Microsoft is to release six security bulletins as part of next Tuesday's monthly patch release.
The update will include fixes for 'critical' vulnerabilities in Excel, .Net and Windows Server. Two of the remaining bulletins are rated 'important' and a sixth is rated 'moderate'.
Microsoft classifies each bulletin by its maximum risk level because a vulnerability can often have differing degrees of risk for each software version.
If exploited, each of the three 'critical' vulnerabilities could allow for remote code execution.
The first 'critical' vulnerability lies in Excel 2000 Service Pack 3. Other versions of Excel 2003 and 2007 list the vulnerability as 'important'.
Microsoft's .Net framework received a 'critical' fix for seven versions of the software, ranging from 1.0 to 2.0.
The third 'critical' flaw is in Windows 2000 Server SP4. Windows Server 2003 SP1, SP2, x64 and Itanium all classify the vulnerability as 'important'. Other versions of Windows are not affected.
The two 'important' fixes are in Publisher 2007 and Windows XP Professional SP2, while the lone 'moderate' risk vulnerability affects the 32-bit and 64-bit versions of Windows Vista.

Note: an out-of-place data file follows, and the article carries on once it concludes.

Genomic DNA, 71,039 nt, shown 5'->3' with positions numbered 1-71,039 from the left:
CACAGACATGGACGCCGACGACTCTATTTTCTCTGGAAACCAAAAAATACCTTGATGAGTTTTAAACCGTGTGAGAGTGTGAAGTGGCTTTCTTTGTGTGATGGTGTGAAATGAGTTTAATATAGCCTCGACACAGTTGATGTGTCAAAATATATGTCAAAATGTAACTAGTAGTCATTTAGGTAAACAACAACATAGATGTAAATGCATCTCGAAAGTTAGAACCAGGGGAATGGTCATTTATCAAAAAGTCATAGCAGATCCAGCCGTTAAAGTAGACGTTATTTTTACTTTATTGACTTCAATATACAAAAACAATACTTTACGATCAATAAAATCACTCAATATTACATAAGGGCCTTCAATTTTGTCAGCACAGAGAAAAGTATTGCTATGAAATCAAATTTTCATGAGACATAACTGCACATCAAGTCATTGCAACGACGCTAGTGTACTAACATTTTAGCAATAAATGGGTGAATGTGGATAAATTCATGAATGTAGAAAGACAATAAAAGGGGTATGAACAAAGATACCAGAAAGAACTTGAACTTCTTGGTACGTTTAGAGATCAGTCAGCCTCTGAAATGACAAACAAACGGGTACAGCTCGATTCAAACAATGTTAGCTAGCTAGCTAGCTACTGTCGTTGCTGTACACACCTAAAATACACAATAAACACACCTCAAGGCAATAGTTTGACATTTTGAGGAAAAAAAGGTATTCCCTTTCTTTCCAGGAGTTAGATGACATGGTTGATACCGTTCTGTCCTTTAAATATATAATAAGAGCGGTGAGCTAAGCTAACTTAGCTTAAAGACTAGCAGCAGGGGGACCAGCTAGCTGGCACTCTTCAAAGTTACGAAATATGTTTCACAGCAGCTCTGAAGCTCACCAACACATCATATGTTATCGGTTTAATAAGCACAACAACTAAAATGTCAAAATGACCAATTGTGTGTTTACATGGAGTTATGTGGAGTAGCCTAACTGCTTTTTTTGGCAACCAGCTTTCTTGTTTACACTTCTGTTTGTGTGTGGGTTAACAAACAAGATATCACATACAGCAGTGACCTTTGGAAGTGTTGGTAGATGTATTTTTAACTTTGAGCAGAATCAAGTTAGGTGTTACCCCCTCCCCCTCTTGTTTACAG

Microsoft has touted the safety of its latest operating system, but this has not spared the software from its share of 'critical' security flaws.
Microsoft issued one 'critical' update for the Mail application last month that comes bundled with the operating system.
The company is also planning non-security update for the Windows Malicious Software Removal Tool and the Windows Update, Windows Server Update Services, and Software Update Services.
The monthly patch is scheduled for 10 July through Windows Update. Users can also download the patch from Microsoft's website.
J1043+2408 was observed for more than 10 years, and its radio light curve exhibited a periodic signal repeating in about 563 days
Success of Unity's test flight means Virgin Galactic is now close to taking its first paying tourist into space
V3 puts the pro-level football GPS tracker through its paces, and asks if it's more than a gimmick
Finding refutes many earlier studies that suggest that galaxies don't have much dark matter at the time of their birth